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Art Show Series # 2

October 10, 2018

Highlands Ranch Spring Bazaar - March 24th 2018

 

Welcome to the second installment of my on-going series of posts where I reflect on a past art market and how it went. 

 

This time I will discuss the Highlands Ranch Spring Bazaar that happened at the end of March this year. This is a well established, one-day show that has been going on for 20 years. It is held in a recreation center in the city of Highlands Ranch. This facility is easy to find and can hold a ton of vendors. I believe there was over 120 at this past event. 

 

The fee for this fair was $120 for an 8x10 corner booth. An in-line 8x10 costs $90 and you can pay an extra $30 to get a corner spot and I am very glad I did! Like the last show, this was low-risk going in and a good place to test the waters with my art and my setup. 

First of all, an 8x10 space gets more crowded more quickly than you would think! Having opted for a corner spot, I went with a convex display which really helped provide surface area to setup items and give people multiple places to stand and browse without feeling cramped in a booth. 

 

 

 

 

I used two 6 foot table to create the corner and since the width of the booth was 8 foot, it was using every inch allotted to me. The backdrop is a photographer's backdrop that I found on Amazon for under $40. The feet on it are quite wide and cramped the space behind the table but I felt the backdrop was a nice, lightweight way to display my banner and keep eyes in my booth. 

 

 

 

 

 

Things that worked: 

  • Corner space. This was invaluable and kind of a no-brainer to pay for when it was only $30 extra. I highly recommend always doing a corner space if you can afford it. I got people people stopping in two directions so this increased traffic to my booth.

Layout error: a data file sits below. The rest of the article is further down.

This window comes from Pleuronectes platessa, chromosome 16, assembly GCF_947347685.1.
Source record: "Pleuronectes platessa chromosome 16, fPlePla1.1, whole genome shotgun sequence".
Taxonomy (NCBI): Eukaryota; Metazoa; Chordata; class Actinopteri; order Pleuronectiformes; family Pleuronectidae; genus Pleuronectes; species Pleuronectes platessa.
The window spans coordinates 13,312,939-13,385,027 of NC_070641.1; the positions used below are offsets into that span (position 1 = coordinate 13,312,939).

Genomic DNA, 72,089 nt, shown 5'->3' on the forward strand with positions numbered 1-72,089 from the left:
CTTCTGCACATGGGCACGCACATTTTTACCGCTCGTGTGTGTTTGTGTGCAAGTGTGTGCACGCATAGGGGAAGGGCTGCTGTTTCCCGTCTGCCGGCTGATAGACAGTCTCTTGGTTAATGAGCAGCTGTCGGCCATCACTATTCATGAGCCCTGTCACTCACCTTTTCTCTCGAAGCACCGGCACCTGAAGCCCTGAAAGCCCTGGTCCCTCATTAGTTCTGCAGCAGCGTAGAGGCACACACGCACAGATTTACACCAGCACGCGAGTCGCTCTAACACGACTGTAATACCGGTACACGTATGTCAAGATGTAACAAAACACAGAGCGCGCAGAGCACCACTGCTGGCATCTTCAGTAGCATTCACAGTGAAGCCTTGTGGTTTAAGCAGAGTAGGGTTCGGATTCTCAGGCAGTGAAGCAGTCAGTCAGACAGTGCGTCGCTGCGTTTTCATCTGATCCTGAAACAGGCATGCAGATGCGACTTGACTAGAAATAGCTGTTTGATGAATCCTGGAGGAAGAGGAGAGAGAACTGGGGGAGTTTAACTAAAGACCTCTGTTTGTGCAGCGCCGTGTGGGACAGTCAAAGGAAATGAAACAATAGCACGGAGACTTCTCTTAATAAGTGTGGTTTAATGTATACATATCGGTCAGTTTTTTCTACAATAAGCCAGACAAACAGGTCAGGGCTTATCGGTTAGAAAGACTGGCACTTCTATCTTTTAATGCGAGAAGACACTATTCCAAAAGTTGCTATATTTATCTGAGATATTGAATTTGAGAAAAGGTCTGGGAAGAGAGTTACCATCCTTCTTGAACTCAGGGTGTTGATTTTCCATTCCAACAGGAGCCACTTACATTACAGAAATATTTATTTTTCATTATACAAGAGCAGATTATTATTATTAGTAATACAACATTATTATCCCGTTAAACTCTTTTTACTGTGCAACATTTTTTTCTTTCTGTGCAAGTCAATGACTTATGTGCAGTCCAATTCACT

• Framed print. I saw this work by actually stopping people in their tracks. I chose one of my best sellers as the framed print and it definitely drew people in who seemed like they would have just kept walking. It also helps give people an idea of what it would look like at home on their wall. 

  • Print bins. People really like browsing through print bins (myself included). It helps the booth because it gives them a reason to linger and it helps get the items in their hands. Like I mentioned in my last post, I was looking for a way to get people to interact with my items and this is a valid solution. 

 

Things to improve:

  • Cohesiveness. While I think my prints are displayed well and there are plenty of options for people to look at, I would love to develop a booth that is more of an experience. I'm sure you've seen those booths that look like little shops with all kinds of neat decorations that compliment the items for sale. My work is educational, natural history art. My goal is to eventually create a space that feels like a curiosity store or natural history museum. Solution:  props, better backdrop, more emphasis on the educational portion of the work. 

  • Mind to traffic flow and item display. What I mean by this is having both art and jewelry very visible from both sides. Looking back on the pictures, I believe it was a mistake to have the jewelry and art separate. People walking by the side with the necklaces may have written off the booth as jewelry only and vice-versa for the other side and art. Besides, I have actually had instances where someone liked the painting but opted for the jewelry version, so having them integrated could potentially lead to more sales. Solution: think about options like hanging necklaces next to the associated prints. 

 

 

I will definitely apply to this show again. It wasn't a huge money-maker but I made enough to warrant the time and effort. This audience had more of a mind and taste for subjects like flowers, birds, and some insects (namely bees). 

 

I hope this was helpful! I'd love to hear opinions about show setups in the comments. Have any of these points rung true with your experiences? Let me know! 

 

 

 

 

 

 

 

 

 

 

 

 

 

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